They elected Richard Nixon, who promised to end the Vietnam war and crack down on “uppity” blacks and antiwar demonstrators.

The same strategy re-elected him in 1972.

After Jimmy Carter won the Presidency in 1976 and lost it in 1980 to Ronald Reagan, Republicans held the White House until 1992.

During the 1970s and 1980s, they continued to accuse their opponents of being devious agents—or at least unwitting pawns—of “the Communist conspiracy.”

Even as late as 1992, President George H.W. Bush and the Republican establishment charged that Arkansas Governor Bill Clinton might be a KGB plant.

George H.W. Bush

Their “evidence”: During his tenure at Oxford University in 1969-70, Clinton had briefly visited Moscow.

Thus, the Republican charged that he might have been “programmed” as a real-life “Manchurian candidate” to become, first, Governor of Arkansas—one of America’s poorest states—and then President.

What made this charge all the more absurd: The Soviet Union had officially dissolved in December, 1991.

Republicans continued to accuse their opponents of being “Communists” and “traitors.” But these charges no longer carried the weight they had while the Soviet Union existed.

Then, on September 11, 2001, Republicans—-and their right-wing supporters—at last found a suitable replacement for the Red Menace.

Two highjacked jetliners slammed into the World Trade Center in New York and one struck the Pentagon in Washington, D.C.

World Trade Center on September 11, 2001

Exit The Red Bogeyman.  Enter The Maniacal Muslim.

For several years, fears of Islamic terror carried Republicans to electoral victory—most importantly in 2004, when George W. Bush won re-election as President.

But after the invasion of Iraq in 2003 and the killing of Osama bin Laden in 2011, Americans lost interest in The Maniacal Muslim as a surefire election tactic.

With the rise of Donald Trump to Republican standard-bearer in 2015, threats of violence entered the rhetoric—and tactics—of the Republican party.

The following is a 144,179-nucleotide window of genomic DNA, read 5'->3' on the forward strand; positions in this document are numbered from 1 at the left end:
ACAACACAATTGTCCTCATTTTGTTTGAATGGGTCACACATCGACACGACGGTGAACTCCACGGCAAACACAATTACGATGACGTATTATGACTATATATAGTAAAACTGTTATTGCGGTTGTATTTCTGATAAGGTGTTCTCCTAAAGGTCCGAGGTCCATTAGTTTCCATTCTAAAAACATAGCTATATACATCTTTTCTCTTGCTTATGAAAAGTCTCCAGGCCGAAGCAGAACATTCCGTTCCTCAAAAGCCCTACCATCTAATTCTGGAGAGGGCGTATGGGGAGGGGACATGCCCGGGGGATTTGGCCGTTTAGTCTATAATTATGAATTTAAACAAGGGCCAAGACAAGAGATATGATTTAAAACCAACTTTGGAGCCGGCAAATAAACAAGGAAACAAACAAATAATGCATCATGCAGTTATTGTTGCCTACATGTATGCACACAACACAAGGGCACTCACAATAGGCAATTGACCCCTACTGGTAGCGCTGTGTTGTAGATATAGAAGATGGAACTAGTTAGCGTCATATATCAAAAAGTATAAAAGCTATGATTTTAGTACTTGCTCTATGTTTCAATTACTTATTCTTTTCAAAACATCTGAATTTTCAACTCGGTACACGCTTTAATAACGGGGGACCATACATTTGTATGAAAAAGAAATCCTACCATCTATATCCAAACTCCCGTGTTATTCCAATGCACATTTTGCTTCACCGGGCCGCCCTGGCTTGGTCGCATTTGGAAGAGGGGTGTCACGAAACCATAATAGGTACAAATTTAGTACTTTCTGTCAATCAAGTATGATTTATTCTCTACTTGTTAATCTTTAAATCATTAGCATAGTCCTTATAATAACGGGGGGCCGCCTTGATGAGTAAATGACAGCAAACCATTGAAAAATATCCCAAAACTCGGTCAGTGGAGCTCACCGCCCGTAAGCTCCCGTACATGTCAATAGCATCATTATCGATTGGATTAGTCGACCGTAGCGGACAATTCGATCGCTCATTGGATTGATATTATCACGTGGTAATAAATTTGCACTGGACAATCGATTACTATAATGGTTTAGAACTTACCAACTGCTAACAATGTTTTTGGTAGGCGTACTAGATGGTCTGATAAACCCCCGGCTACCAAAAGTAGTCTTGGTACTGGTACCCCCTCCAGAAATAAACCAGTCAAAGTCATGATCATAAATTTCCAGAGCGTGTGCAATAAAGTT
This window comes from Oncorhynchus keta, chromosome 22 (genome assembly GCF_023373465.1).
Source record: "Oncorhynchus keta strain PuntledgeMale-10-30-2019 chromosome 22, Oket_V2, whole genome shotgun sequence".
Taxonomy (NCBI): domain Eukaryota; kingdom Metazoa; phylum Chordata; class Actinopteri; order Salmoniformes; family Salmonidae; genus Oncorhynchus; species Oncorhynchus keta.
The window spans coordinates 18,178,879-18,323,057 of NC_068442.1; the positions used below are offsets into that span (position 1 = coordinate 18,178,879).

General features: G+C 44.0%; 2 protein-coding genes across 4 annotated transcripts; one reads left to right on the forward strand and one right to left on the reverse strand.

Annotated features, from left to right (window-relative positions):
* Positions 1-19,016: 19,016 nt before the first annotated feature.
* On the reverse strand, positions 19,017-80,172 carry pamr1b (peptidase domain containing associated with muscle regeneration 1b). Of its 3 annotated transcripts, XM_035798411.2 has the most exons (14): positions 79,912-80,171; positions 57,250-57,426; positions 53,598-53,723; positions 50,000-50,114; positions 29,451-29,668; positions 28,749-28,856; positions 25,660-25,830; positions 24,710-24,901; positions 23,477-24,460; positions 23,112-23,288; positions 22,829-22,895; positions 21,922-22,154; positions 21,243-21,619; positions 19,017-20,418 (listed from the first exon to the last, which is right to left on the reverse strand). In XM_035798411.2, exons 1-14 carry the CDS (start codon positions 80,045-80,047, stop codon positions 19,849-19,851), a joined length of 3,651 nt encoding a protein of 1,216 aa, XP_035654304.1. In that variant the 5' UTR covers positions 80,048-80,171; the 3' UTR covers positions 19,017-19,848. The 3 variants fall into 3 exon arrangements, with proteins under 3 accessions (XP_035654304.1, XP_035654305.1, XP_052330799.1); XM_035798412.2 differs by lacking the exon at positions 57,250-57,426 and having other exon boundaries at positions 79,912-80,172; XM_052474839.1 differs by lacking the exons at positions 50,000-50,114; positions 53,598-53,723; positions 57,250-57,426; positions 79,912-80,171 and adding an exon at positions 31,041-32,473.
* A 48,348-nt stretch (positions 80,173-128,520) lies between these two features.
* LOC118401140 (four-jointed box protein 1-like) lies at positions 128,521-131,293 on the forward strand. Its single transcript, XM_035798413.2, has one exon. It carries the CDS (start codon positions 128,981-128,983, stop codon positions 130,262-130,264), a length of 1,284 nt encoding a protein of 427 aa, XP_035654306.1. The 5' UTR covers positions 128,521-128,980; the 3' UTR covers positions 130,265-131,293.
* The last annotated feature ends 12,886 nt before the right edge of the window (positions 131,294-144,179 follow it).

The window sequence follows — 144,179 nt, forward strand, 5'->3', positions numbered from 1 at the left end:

For example:

  • On March 16, 2016, he warned Republicans that if he didn’t win the GOP nomination in July, his supporters would literally riot: “I think you’d have riots. I think you would see problems like you’ve never seen before. I think bad things would happen. I really do. I wouldn’t lead it, but I think bad things would happen.”
  • An NBC reporter summed it up as: “The message to Republicans was clear on [March 16]: ‘Nice convention you got there, shame if something happened to it.'”

VIOLENCE: IT’S THE REPUBLICAN WAY: PART ONE (OF FOUR)

In Bureaucracy, History, Law, Law Enforcement, Military, Politics, Social commentary on November 23, 2021 at 12:27 am

It was a moment both poignant and prophetic: Representative Alexandria Ocasio-Cortez (D-N.Y.) responding to a brutal virtual attack on her by a fellow member of Congress.

Representative Paul Gosar (R-Ariz.) had tweeted a doctored anime video depicting him killing Ocasio-Cortez and then turning his sword towards President Joseph Biden.

Paul Gosar official portrait September 2016.jpg

Paul Gosar

As a result, the Democratically-controlled House of Representatives was now meeting to decide if he should be censured over that video.

“What is so hard, what is so hard about saying this is wrong?” asked Ocasio-Cortez. “This is not about me. This is not about Representative Gosar. This is about what we are willing to accept. If you believe that this behavior should not be accepted, then vote yes. It’s really that simple.”

Alexandria Ocasio-Cortez Official Portrait.jpg